Pressure Rising on Cambodia’s Duty Free EU Export

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TAIPEI (TAIWAN): March 12, 2014 (Bike Europe) – The rapidly expanding bike exports from Cambodia to the European Union by 55% in the first ten months of 2013 did not pass unnoticed.
At last week’s Taipei Cycle Show industry insiders pointed at indications for fraud while changes in the local content regulations, required for obtaining the GSP Plus status, could also hamper Cambodia’s bike exports to the EU.
At this year’s Taipei Cycle Show, which took place last week from March 5- 8, the increase of Cambodia’s export to Europe to 1.2 million bicycles was a much discussed issue.
It is said that of Cambodia’s six factories only three are really painting and assembling bicycles. These three are, Asama, Strongman and A&J.
The other three are, according to various sources, no more than empty halls where re-packaging is taking place. Also one of the three is said to have left Cambodia recently and moved to Pakistan as this country also has GSP Plus duty free status for Europe.
Changes in local content regulations
Along with the said signs of fraud, changes in the local content regulations that came into force at the start of this year, required for obtaining EU’s GSP Plus status, might also hamper Cambodia’s bike exports to the EU.
That is caused by the fact that components used in the Cambodian export bikes which are sourced from Singapore and Malaysia are no longer considered to be local content since January 1, 2014.
Shimano Singapore and Malaysia
The Cambodian bike makers source components from Shimano Singapore and Malaysia, which contributes significantly to the 30% local content.
As Shimano is now out of the local content, Cambodian bike makers are looking for others to fill the gap. They turned to (probably among others) SRAM. In his A-Team presentation President Stan Day said this, “SRAM will not set up production in Cambodia. We are and will stay committed to Taiwan.”
Supply to ZEG
All this could affect the supply of bicycles to its buyers in the EU. The most prominent among them is the German-based organization ZEG.
This dealer cooperative with 1,000 plus affiliated dealer/members sources several hundred thousand bikes from Strongman in Cambodia.
Cambodia’s Export to EU Skyrockets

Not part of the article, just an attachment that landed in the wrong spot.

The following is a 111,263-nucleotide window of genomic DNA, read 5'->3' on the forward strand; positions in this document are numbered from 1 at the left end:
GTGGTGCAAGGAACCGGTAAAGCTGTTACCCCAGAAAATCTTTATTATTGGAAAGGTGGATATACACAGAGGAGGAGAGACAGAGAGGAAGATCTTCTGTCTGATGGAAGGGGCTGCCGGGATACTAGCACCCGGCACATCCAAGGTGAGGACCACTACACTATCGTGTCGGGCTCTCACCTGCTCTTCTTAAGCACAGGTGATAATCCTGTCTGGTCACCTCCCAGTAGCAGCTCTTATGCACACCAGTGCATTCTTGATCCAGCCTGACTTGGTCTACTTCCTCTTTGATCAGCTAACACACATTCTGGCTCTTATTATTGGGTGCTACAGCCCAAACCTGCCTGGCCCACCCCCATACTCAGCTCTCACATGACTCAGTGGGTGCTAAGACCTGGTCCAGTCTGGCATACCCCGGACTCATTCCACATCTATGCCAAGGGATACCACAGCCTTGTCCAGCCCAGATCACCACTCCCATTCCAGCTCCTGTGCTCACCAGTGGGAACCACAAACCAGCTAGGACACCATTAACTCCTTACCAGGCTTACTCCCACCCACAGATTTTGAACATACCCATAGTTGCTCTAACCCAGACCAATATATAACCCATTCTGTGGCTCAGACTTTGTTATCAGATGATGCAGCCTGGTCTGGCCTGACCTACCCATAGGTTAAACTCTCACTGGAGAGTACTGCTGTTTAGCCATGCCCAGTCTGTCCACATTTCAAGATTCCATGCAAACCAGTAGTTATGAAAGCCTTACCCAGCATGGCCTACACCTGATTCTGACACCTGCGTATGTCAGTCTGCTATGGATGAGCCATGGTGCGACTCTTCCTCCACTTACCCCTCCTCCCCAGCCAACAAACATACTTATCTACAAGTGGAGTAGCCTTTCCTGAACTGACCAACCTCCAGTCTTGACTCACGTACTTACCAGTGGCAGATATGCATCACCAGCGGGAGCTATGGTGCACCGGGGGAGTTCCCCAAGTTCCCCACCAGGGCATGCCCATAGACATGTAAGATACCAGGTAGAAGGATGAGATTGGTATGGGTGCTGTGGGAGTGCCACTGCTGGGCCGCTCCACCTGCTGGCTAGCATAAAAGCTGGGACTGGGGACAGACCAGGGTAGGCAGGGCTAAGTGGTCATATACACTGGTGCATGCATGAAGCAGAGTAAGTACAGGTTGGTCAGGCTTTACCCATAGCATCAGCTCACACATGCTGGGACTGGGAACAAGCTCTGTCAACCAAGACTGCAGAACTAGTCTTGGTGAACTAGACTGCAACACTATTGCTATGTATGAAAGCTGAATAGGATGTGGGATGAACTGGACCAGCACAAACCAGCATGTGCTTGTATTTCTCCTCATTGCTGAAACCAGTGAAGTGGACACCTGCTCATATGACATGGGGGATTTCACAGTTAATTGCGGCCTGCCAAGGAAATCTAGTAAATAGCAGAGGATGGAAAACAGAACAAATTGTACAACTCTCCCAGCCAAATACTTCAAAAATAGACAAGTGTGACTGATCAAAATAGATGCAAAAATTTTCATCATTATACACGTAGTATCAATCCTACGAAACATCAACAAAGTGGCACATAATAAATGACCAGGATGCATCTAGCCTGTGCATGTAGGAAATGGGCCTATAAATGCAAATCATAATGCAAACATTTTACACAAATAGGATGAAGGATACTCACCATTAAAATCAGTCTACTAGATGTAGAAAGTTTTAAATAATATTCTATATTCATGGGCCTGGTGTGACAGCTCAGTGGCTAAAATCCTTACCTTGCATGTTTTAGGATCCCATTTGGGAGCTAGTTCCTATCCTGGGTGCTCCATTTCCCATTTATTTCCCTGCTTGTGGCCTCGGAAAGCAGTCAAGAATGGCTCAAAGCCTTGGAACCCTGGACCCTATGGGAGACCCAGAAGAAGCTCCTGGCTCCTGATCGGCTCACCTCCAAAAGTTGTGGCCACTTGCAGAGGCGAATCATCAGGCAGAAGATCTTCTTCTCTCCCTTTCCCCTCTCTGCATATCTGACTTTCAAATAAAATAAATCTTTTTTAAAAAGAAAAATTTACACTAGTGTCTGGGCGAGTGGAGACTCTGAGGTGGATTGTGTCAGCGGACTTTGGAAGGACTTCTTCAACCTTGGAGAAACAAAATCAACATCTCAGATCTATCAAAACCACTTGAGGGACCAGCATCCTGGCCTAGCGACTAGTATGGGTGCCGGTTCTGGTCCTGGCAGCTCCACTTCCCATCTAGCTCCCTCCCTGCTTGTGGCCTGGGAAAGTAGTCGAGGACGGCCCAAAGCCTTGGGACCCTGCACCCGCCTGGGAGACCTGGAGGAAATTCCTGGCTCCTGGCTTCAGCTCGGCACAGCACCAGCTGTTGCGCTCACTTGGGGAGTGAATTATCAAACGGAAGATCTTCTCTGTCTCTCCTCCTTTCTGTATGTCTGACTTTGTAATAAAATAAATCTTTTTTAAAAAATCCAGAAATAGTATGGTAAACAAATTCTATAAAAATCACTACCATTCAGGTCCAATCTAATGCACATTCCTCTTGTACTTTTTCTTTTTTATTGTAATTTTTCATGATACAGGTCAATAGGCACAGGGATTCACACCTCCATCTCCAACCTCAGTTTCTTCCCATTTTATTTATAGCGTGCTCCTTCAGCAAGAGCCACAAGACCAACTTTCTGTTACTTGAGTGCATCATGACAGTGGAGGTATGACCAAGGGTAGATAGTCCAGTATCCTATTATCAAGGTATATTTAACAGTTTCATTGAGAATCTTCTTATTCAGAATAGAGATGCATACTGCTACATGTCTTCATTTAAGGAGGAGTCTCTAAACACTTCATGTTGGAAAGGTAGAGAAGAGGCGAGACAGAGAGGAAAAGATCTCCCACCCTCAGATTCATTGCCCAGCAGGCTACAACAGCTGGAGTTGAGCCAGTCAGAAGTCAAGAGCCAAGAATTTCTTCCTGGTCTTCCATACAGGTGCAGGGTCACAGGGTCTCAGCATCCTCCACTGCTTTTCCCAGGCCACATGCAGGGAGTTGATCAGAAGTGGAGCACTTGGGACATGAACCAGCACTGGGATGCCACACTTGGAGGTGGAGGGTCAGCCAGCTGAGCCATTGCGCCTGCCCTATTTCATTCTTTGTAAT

Despite the depressed market conditions throughout Europe in 2013 Cambodia’s export to the EU skyrocketed. The country is well under way to take over Taiwan’s leading position in bike export to Europe.
Taiwan’s export in units declined by 19.9% and in value by 23.2%. Currently there are six bike-making facilities in Cambodia of which five are of Taiwanese origin.
Between January and October 2013 Cambodia’s bike export showed a huge increase of no less than 55% to 1,211,654 exported units. Cambodia is now the second biggest bicycle exporter to Europe after Taiwan. Europe’s latest import statistics also show that the number one bike supplier for Europe, Taiwan is quickly losing ground.
Taiwan: twofold decline
Taiwan’s export declined by 19.9% from 2,028,290 to 1,625,415 units compared to 2012. In the same period the average value of these exported bikes dropped as well, from € 272.34 to € 260.85.
This twofold decline resulted in a worsening of the Taiwan’s bicycle export value of 23.2% from € 552 million to € 423 million.
GSP+ duty free export status
Cambodia benefits from the its EU General System of Preferences (GSP+) duty free export status to Europe in combination with low labor costs. The spurs a continued growth of the number of bike manufacturers in this country.
Currently there are six bike-making facilities of which five are of Taiwanese origin. Even premium brands like Specialized are now having their bikes being assembled in Cambodia, were the average value per to the EU exported unit has reached € 175. Only Taiwan also manages to export such high priced bikes.
Other rising stars
Cambodia is not the only rising star on the horizon. Other countries that show a double digit increase in their export volume to Europe are the Philippines (+ 13.2%), China (+ 38.9%) and Bangladesh (+ 7.4%).

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